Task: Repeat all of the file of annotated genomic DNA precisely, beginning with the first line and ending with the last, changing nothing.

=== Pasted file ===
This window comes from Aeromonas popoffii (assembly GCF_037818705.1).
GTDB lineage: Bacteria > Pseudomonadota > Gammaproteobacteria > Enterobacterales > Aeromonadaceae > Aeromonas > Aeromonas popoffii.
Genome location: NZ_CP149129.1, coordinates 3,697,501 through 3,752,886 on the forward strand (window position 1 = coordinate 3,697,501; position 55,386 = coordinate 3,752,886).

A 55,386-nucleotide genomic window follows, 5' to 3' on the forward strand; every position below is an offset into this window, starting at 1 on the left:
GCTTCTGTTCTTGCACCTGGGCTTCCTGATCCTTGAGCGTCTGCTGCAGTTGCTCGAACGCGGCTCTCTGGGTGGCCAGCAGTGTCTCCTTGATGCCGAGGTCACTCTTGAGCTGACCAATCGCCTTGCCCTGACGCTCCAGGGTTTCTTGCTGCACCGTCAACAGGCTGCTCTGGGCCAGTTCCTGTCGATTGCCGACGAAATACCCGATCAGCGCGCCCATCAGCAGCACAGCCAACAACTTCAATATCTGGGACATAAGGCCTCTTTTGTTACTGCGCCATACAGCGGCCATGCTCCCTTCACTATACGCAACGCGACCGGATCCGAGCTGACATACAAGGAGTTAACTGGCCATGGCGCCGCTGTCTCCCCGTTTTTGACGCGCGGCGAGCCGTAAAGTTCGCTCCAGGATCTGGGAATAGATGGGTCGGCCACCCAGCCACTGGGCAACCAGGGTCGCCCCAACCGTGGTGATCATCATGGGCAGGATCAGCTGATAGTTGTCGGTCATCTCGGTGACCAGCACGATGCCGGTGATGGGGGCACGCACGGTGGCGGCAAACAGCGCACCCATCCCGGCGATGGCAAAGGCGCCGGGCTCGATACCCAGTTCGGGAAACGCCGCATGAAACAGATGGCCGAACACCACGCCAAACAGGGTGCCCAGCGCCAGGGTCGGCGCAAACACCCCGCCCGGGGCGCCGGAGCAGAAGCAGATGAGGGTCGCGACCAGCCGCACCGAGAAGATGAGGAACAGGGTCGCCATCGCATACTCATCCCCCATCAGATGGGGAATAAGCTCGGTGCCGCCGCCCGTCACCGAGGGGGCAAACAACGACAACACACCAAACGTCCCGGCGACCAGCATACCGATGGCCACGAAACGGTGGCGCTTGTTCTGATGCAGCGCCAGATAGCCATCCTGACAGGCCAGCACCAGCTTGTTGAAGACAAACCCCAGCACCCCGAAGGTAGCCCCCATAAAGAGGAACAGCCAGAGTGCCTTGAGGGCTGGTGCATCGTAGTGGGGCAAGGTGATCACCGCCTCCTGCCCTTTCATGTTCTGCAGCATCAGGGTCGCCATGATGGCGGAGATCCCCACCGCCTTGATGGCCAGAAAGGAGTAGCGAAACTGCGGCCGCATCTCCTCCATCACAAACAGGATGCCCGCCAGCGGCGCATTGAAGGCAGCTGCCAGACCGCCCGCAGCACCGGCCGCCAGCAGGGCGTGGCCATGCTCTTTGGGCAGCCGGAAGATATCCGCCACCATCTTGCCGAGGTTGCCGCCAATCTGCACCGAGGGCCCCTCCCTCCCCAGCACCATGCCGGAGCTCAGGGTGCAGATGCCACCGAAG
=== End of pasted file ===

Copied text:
This window comes from Aeromonas popoffii (assembly GCF_037818705.1).
GTDB lineage: Bacteria > Pseudomonadota > Gammaproteobacteria > Enterobacterales > Aeromonadaceae > Aeromonas > Aeromonas popoffii.
Genome location: NZ_CP149129.1, coordinates 3,697,501 through 3,752,886 on the forward strand (window position 1 = coordinate 3,697,501; position 55,386 = coordinate 3,752,886).

A 55,386-nucleotide genomic window follows, 5' to 3' on the forward strand; every position below is an offset into this window, starting at 1 on the left:
GCTTCTGTTCTTGCACCTGGGCTTCCTGATCCTTGAGCGTCTGCTGCAGTTGCTCGAACGCGGCTCTCTGGGTGGCCAGCAGTGTCTCCTTGATGCCGAGGTCACTCTTGAGCTGACCAATCGCCTTGCCCTGACGCTCCAGGGTTTCTTGCTGCACCGTCAACAGGCTGCTCTGGGCCAGTTCCTGTCGATTGCCGACGAAATACCCGATCAGCGCGCCCATCAGCAGCACAGCCAACAACTTCAATATCTGGGACATAAGGCCTCTTTTGTTACTGCGCCATACAGCGGCCATGCTCCCTTCACTATACGCAACGCGACCGGATCCGAGCTGACATACAAGGAGTTAACTGGCCATGGCGCCGCTGTCTCCCCGTTTTTGACGCGCGGCGAGCCGTAAAGTTCGCTCCAGGATCTGGGAATAGATGGGTCGGCCACCCAGCCACTGGGCAACCAGGGTCGCCCCAACCGTGGTGATCATCATGGGCAGGATCAGCTGATAGTTGTCGGTCATCTCGGTGACCAGCACGATGCCGGTGATGGGGGCACGCACGGTGGCGGCAAACAGCGCACCCATCCCGGCGATGGCAAAGGCGCCGGGCTCGATACCCAGTTCGGGAAACGCCGCATGAAACAGATGGCCGAACACCACGCCAAACAGGGTGCCCAGCGCCAGGGTCGGCGCAAACACCCCGCCCGGGGCGCCGGAGCAGAAGCAGATGAGGGTCGCGACCAGCCGCACCGAGAAGATGAGGAACAGGGTCGCCATCGCATACTCATCCCCCATCAGATGGGGAATAAGCTCGGTGCCGCCGCCCGTCACCGAGGGGGCAAACAACGACAACACACCAAACGTCCCGGCGACCAGCATACCGATGGCCACGAAACGGTGGCGCTTGTTCTGATGCAGCGCCAGATAGCCATCCTGACAGGCCAGCACCAGCTTGTTGAAGACAAACCCCAGCACCCCGAAGGTAGCCCCCATAAAGAGGAACAGCCAGAGTGCCTTGAGGGCTGGTGCATCGTAGTGGGGCAAGGTGATCACCGCCTCCTGCCCTTTCATGTTCTGCAGCATCAGGGTCGCCATGATGGCGGAGATCCCCACCGCCTTGATGGCCAGAAAGGAGTAGCGAAACTGCGGCCGCATCTCCTCCATCACAAACAGGATGCCCGCCAGCGGCGCATTGAAGGCAGCTGCCAGACCGCCCGCAGCACCGGCCGCCAGCAGGGCGTGGCCATGCTCTTTGGGCAGCCGGAAGATATCCGCCACCATCTTGCCGAGGTTGCCGCCAATCTGCACCGAGGGCCCCTCCCTCCCCAGCACCATGCCGGAGCTCAGGGTGCAGATGCCACCGAAG